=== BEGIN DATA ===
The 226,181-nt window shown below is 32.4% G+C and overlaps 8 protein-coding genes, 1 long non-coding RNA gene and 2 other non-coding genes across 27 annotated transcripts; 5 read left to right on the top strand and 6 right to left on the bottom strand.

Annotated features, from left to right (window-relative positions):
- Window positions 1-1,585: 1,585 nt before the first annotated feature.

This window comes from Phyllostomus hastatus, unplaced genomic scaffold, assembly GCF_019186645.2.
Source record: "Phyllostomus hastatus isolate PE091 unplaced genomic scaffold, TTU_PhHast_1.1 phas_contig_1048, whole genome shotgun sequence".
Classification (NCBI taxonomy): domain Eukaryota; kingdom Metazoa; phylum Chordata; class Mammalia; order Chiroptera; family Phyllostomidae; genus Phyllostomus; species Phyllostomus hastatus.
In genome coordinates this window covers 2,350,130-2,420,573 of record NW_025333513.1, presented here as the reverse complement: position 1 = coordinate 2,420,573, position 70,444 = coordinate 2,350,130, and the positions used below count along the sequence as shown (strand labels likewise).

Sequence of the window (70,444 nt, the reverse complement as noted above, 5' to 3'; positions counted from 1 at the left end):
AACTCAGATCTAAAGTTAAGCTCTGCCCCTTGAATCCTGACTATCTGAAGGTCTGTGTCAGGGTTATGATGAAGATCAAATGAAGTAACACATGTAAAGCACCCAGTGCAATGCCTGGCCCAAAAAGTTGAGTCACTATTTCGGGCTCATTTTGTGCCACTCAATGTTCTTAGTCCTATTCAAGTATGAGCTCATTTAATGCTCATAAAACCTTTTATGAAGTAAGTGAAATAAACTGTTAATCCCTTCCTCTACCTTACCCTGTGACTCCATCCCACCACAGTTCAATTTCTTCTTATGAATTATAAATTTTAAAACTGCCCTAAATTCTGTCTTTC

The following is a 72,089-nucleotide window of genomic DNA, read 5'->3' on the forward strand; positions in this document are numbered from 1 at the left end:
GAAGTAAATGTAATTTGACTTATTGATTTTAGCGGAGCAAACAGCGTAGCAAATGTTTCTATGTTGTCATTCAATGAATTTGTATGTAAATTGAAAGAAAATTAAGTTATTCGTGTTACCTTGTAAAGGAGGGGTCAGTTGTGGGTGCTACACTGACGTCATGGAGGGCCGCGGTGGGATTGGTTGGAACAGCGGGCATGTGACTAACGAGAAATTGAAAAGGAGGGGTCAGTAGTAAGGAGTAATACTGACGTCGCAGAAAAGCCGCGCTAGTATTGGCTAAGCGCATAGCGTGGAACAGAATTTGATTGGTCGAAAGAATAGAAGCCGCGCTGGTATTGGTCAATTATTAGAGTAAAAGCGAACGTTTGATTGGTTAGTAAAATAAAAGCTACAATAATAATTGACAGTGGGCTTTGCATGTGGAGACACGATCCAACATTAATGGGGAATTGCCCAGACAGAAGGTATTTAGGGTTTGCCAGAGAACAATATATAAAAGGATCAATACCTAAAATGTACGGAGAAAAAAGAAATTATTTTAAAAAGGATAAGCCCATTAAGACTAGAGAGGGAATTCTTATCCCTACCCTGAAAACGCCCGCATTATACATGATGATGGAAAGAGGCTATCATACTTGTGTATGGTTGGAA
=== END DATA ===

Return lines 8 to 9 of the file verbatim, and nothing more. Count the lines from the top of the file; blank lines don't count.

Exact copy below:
Sequence of the window (70,444 nt, the reverse complement as noted above, 5' to 3'; positions counted from 1 at the left end):
AACTCAGATCTAAAGTTAAGCTCTGCCCCTTGAATCCTGACTATCTGAAGGTCTGTGTCAGGGTTATGATGAAGATCAAATGAAGTAACACATGTAAAGCACCCAGTGCAATGCCTGGCCCAAAAAGTTGAGTCACTATTTCGGGCTCATTTTGTGCCACTCAATGTTCTTAGTCCTATTCAAGTATGAGCTCATTTAATGCTCATAAAACCTTTTATGAAGTAAGTGAAATAAACTGTTAATCCCTTCCTCTACCTTACCCTGTGACTCCATCCCACCACAGTTCAATTTCTTCTTATGAATTATAAATTTTAAAACTGCCCTAAATTCTGTCTTTC